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    signpost

    0.1.0 • Public • Published

    Signpost

    Resolve an incoming request against a routing table.

    Current Version: 0.1.0
    Node Support: 0.10.x, 0.11.x
    License: MIT
    Build Status: Build Status

    var router = signpost.createRouter({
        'example.com': 'localhost:3000',
        'api.example.com': {
            'v1': 'localhost:4000',
            'v2': 'localhost:5000'
        }
    });
     
    router.resolve('http://example.com/');            // http://localhost:3000/
    router.resolve('http://example.com/about');       // http://localhost:3000/about
    router.resolve('https://api.example.com/v1/foo'); // https://localhost:4000/foo
    router.resolve('https://api.example.com/v2/foo'); // https://localhost:5000/foo

    Install

    Install Signpost with npm:

    npm install signpost

    Usage

    Require Signpost like any other node module:

    var signpost = require('signpost');

    Creating a router

    Create a router which can be used to resolve URLs/requests later:

    var router = signpost.createRouter({
        'example.com': 'localhost:3000'
    });

    Resolving URLs

    Now that we have a router, we can resolve URLs and work out where to send them:

    router.resolve('http://example.com/foo'); // http://localhost:3000/foo

    Resolving Requests

    Signpost can also resolve request objects, which is useful if you're using Connect or a similar web framework:

    var app = connect().use(function (request, response) {
        var destination = router.resolve(request);
        // do something with `destination`
    });

    Domain Routes

    The most basic usage of Signpost is to map different host names to different applications/ports on your server, almost like virtual-hosts in Apache:

    signpost.createRouter({
        'example.com': 'localhost:3000',
        'api.example.com': 'localhost:4000',
        'another-host.com': 'localhost:5000'
    });
     
    router.resolve('http://example.com/');      // http://localhost:3000/
    router.resolve('https://api.example.com/'); // https://localhost:4000/

    There's no need to include a protocol in the routes or targets, as the protocol will always remain the same as the resolved URL/request.

    Route Paths

    Routes may include a path, which will restrict matching to URLs/requests which start with the given path. The part of the path which is in the router will be stripped from the resolved URL:

    signpost.createRouter({
        'example.com/foo': 'localhost:3000',
        'example.com/bar': 'localhost:4000'
    });
     
    router.resolve('http://example.com/foo/abc'); // http://localhost:3000/abc
    router.resolve('http://example.com/bar/123'); // http://localhost:4000/123

    Routes can also be defined as objects, which reduces repetition and makes it easier to see related routes:

    signpost.createRouter({
        'example.com': {
            'foo': 'localhost:3000',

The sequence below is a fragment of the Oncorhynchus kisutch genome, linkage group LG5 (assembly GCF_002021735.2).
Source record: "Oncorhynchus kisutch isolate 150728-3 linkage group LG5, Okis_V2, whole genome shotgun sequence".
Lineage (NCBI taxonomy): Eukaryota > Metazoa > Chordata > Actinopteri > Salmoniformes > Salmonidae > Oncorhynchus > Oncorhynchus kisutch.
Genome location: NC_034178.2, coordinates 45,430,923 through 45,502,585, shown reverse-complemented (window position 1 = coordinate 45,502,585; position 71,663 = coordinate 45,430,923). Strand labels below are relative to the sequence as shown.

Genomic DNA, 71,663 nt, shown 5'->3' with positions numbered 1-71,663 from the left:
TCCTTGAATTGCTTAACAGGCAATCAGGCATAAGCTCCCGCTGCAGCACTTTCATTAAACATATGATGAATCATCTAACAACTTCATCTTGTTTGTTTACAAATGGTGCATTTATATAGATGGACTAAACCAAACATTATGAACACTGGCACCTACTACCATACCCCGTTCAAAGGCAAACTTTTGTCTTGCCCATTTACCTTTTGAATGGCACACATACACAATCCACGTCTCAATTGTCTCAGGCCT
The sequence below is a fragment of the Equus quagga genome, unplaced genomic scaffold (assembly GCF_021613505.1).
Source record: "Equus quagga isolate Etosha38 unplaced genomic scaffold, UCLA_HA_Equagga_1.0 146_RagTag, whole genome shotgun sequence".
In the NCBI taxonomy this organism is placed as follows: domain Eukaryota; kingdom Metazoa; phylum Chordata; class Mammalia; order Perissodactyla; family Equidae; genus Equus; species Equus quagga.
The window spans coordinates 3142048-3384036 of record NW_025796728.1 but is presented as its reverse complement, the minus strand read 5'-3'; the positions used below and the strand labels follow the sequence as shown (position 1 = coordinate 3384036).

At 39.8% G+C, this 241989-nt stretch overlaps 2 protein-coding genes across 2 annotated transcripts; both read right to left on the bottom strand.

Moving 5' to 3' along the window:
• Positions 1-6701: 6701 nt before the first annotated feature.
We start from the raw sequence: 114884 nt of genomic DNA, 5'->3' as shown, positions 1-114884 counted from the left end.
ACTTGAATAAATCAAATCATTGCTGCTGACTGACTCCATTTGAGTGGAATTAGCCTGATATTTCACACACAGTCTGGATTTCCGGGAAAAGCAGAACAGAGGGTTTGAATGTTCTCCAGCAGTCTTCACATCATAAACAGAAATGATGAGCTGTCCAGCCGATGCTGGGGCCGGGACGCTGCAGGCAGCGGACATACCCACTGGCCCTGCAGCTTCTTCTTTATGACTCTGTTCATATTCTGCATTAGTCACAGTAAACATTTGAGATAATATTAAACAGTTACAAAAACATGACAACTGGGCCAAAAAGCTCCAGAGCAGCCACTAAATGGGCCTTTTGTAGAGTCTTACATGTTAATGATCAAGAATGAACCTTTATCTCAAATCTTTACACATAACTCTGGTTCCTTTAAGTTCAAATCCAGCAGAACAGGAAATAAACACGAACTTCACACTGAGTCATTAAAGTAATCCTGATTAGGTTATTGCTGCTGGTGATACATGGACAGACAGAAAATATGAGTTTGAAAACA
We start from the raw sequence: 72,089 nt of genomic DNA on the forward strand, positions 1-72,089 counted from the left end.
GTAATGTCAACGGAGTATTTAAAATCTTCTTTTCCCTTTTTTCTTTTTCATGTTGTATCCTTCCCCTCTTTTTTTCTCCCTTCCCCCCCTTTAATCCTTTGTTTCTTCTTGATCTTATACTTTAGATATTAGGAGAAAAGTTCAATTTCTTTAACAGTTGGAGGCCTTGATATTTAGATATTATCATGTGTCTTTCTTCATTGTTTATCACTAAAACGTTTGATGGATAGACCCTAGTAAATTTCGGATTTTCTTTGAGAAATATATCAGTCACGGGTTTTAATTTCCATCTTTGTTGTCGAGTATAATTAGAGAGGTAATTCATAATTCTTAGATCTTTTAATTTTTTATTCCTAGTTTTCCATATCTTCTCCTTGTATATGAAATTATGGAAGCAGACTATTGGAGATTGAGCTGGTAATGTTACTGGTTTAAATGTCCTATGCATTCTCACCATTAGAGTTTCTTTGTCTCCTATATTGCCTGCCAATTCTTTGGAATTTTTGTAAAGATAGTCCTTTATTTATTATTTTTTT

'bar': 'localhost:4000',
            '/': 'localhost:5000'
        }
    });

    Target Paths

    Targets may also define a path, which allows you to route multiple hosts to different paths on the same application:

    signpost.createRouter({
        'foo.example.com': 'localhost/foo',
        'bar.example.com': 'localhost/bar'
    });
     
    router.resolve('http://foo.example.com/'); // http://localhost/foo
    router.resolve('http://bar.example.com/'); // http://localhost/bar

    Default Routes

    If no routes match the given URL/request, then a default route can handle these. The default route is denoted with **, and must be the last route defined:

    signpost.createRouter({
        'example.com': 'localhost:3000',
        '**': 'localhost:4000'
    });
     
    router.resolve('http://another-host.com/'); // http://localhost:4000/

    Wildcards

    You can use wildcards in the domain part of a route, which allows you to resolve requests without defining a route for every possible subdomain:

    signpost.createRouter({
        '*.example.com': 'localhost:3000'
    });
     
    router.resolve('http://foo.example.com/'); // http://localhost:3000/
    router.resolve('http://bar.example.com/'); // http://localhost:3000/

    Wildcards only work in the domain part of the route, not the path.

    Ordering

    The ordering of the routes you define is meaningful, and routes are checked in definition order. As soon as a route matches the given URL/request, no more routes will be checked against:

    signpost.createRouter({
        'example.com': 'localhost:3000',
        'example.com': 'localhost:4000'
    });
     
    router.resolve('http://example.com/'); // http://localhost:3000/

    Contributing

    To contribute to Signpost, clone this repo locally and commit your code on a separate branch.

    Please write unit tests for your code, and check that everything works by running the following before opening a pull-request:

    make lint test

    License

    Signpost is licensed under the MIT license.
    Copyright © 2014, Rowan Manning

    Install

    npm i signpost

    DownloadsWeekly Downloads

    2

    Version

    0.1.0

    License

    MIT

    Last publish

    Collaborators

    • rowanmanning